History of Dirt
or
How My Dirt Got Here

I currently live in the Marina Bay development, which is part of the City of Richmond, California. It is a quiet community built around a large marina on San Francisco Bay. Up until the 1930's the area was a neglected salt marsh and Richmond was a small city of roughly 20,000 people. With the onset of World War II Henry J. Kaiser transformed the salt marsh into a massive shipyard for producing military transport ships and Richmond grew overnight into a bustling industrial city with over 100,000 residents. Seventy years later, with the exception of a few buildings and crumbling dry docks, little remains  of the Kaiser-Permanente Shipyards.  There is a modest memorial to Rosie the Riveter in one of the  parks on the edge of the marina and the SS Red Oak Victory (a restored Victory ship launched at the shipyard in 1944) is birthed nearby.

When I moved to Marina Bay in the summer of 2009, the history of the area was not that important to me, I just wanted to sail and watch the garden grow. It was not until I was out sailing on San Francisco Bay one afternoon in December of 2009 that the history of Marina Bay took on a different meaning. Looking north towards the Richmond San Rafael Bridge I saw an old ship being towed by two tug boats. I had heard that the Navy was scrapping some of the mothballed warships that have been rusting for decades in the Carquinez Strait and assumed the ship I saw was one of them. Curious as to its name and whether it was one of the old Liberty ships from World Wae II, the next day I surfed the Internet for hours to see if I could identify it. I was amazed with what little I found. It seemed like the world had forgotten about the Liberty and Victory ships of World War II and the role they played in the development of the Bay Area and the winning of the war.

Earlham Victory Ship
Earlham Victory on its way to the scrap heap. Note, Richmond and the old Kaiser-Permanente Shipyards (where the Earlham Victory was launched in 1945) are in the background.
It took me several more days to determine that the ship was the Earlham Victory and it was built during the later stages of World War II at the Richmond shipyards of Kaiser-Permanente. Then, as I poured over old maps and aerial photographs of the shipyard, I realized that the Earlham Victory was likely launched a stone’s throw from my home! Shipyard #2 RichmondDrydocks at Kaiser-Permanente Shipyard #2 in Richmond Circa 1945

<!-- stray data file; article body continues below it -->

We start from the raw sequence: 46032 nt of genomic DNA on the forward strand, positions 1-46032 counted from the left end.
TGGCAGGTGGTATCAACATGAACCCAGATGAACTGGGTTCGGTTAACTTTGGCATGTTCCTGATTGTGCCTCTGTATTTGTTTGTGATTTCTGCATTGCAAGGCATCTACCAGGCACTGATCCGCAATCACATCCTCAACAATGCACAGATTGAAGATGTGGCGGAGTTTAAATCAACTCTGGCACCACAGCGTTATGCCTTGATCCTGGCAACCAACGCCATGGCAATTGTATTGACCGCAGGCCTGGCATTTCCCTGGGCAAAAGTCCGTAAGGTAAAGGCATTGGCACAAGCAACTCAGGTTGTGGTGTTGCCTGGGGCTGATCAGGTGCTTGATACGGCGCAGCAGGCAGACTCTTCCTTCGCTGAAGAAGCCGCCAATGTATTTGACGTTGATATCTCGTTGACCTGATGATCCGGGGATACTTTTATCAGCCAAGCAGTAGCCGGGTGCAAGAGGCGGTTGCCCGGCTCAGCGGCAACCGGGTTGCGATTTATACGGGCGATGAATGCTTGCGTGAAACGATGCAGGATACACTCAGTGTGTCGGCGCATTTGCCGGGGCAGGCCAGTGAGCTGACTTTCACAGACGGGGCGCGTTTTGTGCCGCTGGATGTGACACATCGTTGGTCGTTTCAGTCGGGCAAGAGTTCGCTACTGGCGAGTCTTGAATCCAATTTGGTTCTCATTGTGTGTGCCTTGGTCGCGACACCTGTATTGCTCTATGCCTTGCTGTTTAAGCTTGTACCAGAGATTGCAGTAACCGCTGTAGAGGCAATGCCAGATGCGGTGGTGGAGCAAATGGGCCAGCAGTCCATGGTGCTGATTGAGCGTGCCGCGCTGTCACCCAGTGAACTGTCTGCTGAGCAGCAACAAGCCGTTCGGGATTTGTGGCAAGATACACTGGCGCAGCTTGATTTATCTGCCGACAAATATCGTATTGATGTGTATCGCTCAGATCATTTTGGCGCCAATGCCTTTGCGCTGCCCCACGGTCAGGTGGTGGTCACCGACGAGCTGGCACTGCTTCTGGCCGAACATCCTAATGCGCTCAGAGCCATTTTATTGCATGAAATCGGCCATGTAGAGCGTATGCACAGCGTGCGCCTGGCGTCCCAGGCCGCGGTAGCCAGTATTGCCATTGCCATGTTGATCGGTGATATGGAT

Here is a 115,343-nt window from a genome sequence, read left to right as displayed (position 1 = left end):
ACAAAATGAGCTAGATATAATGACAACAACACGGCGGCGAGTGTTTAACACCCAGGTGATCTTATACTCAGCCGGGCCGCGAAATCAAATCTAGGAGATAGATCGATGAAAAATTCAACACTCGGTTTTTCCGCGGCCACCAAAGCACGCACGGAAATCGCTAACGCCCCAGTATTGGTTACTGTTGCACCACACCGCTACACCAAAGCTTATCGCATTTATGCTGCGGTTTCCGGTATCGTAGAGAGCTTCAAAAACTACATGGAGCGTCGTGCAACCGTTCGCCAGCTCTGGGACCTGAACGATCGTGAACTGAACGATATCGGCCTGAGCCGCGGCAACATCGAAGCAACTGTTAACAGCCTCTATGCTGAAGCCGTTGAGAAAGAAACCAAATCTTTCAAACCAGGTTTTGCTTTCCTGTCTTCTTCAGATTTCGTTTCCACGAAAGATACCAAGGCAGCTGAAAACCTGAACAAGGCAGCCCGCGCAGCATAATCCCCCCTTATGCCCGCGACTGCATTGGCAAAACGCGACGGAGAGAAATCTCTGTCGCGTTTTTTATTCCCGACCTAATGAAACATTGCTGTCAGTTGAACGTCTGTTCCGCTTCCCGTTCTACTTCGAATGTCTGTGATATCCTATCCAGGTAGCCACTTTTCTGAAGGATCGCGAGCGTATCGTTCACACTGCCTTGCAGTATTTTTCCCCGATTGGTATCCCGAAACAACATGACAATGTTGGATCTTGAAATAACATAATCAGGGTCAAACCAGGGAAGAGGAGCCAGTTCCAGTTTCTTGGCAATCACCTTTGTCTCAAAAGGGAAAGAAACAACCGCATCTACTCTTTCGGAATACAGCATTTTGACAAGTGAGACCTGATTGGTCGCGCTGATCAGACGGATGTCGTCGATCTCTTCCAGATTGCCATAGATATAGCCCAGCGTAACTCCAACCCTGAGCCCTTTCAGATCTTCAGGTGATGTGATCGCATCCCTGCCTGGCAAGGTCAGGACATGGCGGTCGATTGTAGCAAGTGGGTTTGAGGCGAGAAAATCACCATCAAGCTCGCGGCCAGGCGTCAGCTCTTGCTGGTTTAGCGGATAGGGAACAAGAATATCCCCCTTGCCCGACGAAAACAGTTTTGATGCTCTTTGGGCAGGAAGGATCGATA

I love those moments when history makes a bridge to the present, when your life connects (no matter how slight) with your past. My father shipped out of Oakland during World War II to participate in the invasion of Tinian and likely made the journey on one of the ships built in Richmond.

At this point you are likely asking, “So what does this have to do with gardening?” Let’s just say the soil on my property has a bit of a history too. To the left is a picture of the shipyards circa 1945. The future location of my home is off in the distance just beyond the docks. It is difficult to conceive of a more frenetic industrial environment than what existed here in 1945.  Today it is a quiet residential community bordering a well ordered marina.

To get a better idea of the changes, the pictures below show an aerial view of the shipyards in 1945 and  how the area looks today. The red arrows indicate where my home would be/is located.

Kaiser-Permanente Shipyard #2 Then and Now

All of this rapid construction and intense industrialization lead to significant pollution of the land around what would become Marina Bay. While extensive attention was paid to remediating the pollution as part of the redevelopment project, the standard and expedient approach for addressing the problem was to add a top layer of “clean” dirt. So, much of the polluted soil is still there, it’s just buried.

Am I concerned that I may be gardening in contaminated dirt? No… Ok, maybe a little. The experienced gardeners in my complex insist that they will never eat any vegetables or fruit that are grown directly in the soil. When I overhauled the garden after I moved in, I turned over all the dirt and added a significant amount of amendments to counteract the clay. I did unearth some very large pieces of rusted metal and occasionally it seemed that the dirt gave off whiffs of hydrocarbons. But none of the plants seem to be any worse for wear.

The dilemma will come when the Alpine Strawberries ripen. Will I feel lucky?

Alpine Strawberries
Alpine Strawberries